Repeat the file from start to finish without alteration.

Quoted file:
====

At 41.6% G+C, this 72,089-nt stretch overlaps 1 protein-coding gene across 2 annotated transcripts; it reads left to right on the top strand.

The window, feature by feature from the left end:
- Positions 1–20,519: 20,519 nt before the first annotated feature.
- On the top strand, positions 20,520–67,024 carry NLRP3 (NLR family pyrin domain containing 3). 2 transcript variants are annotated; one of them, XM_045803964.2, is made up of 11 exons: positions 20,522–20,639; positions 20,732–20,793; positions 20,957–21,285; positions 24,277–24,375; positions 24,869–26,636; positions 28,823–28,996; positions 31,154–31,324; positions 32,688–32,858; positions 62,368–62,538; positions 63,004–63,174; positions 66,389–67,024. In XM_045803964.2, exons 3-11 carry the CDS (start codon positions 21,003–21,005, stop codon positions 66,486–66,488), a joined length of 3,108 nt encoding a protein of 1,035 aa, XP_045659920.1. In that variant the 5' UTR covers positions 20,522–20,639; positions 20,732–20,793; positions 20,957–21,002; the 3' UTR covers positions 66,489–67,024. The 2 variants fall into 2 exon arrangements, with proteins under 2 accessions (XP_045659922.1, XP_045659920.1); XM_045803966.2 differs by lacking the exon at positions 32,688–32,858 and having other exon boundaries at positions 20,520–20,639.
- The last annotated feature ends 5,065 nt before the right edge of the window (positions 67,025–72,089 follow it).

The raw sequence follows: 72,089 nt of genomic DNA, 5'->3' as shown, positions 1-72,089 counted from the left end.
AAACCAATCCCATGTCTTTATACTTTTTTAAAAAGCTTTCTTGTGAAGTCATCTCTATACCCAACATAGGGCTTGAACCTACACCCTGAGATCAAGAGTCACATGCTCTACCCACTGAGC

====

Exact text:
At 41.6% G+C, this 72,089-nt stretch overlaps 1 protein-coding gene across 2 annotated transcripts; it reads left to right on the top strand.

The window, feature by feature from the left end:
- Positions 1–20,519: 20,519 nt before the first annotated feature.
- On the top strand, positions 20,520–67,024 carry NLRP3 (NLR family pyrin domain containing 3). 2 transcript variants are annotated; one of them, XM_045803964.2, is made up of 11 exons: positions 20,522–20,639; positions 20,732–20,793; positions 20,957–21,285; positions 24,277–24,375; positions 24,869–26,636; positions 28,823–28,996; positions 31,154–31,324; positions 32,688–32,858; positions 62,368–62,538; positions 63,004–63,174; positions 66,389–67,024. In XM_045803964.2, exons 3-11 carry the CDS (start codon positions 21,003–21,005, stop codon positions 66,486–66,488), a joined length of 3,108 nt encoding a protein of 1,035 aa, XP_045659920.1. In that variant the 5' UTR covers positions 20,522–20,639; positions 20,732–20,793; positions 20,957–21,002; the 3' UTR covers positions 66,489–67,024. The 2 variants fall into 2 exon arrangements, with proteins under 2 accessions (XP_045659922.1, XP_045659920.1); XM_045803966.2 differs by lacking the exon at positions 32,688–32,858 and having other exon boundaries at positions 20,520–20,639.
- The last annotated feature ends 5,065 nt before the right edge of the window (positions 67,025–72,089 follow it).

The raw sequence follows: 72,089 nt of genomic DNA, 5'->3' as shown, positions 1-72,089 counted from the left end.
AAACCAATCCCATGTCTTTATACTTTTTTAAAAAGCTTTCTTGTGAAGTCATCTCTATACCCAACATAGGGCTTGAACCTACACCCTGAGATCAAGAGTCACATGCTCTACCCACTGAGC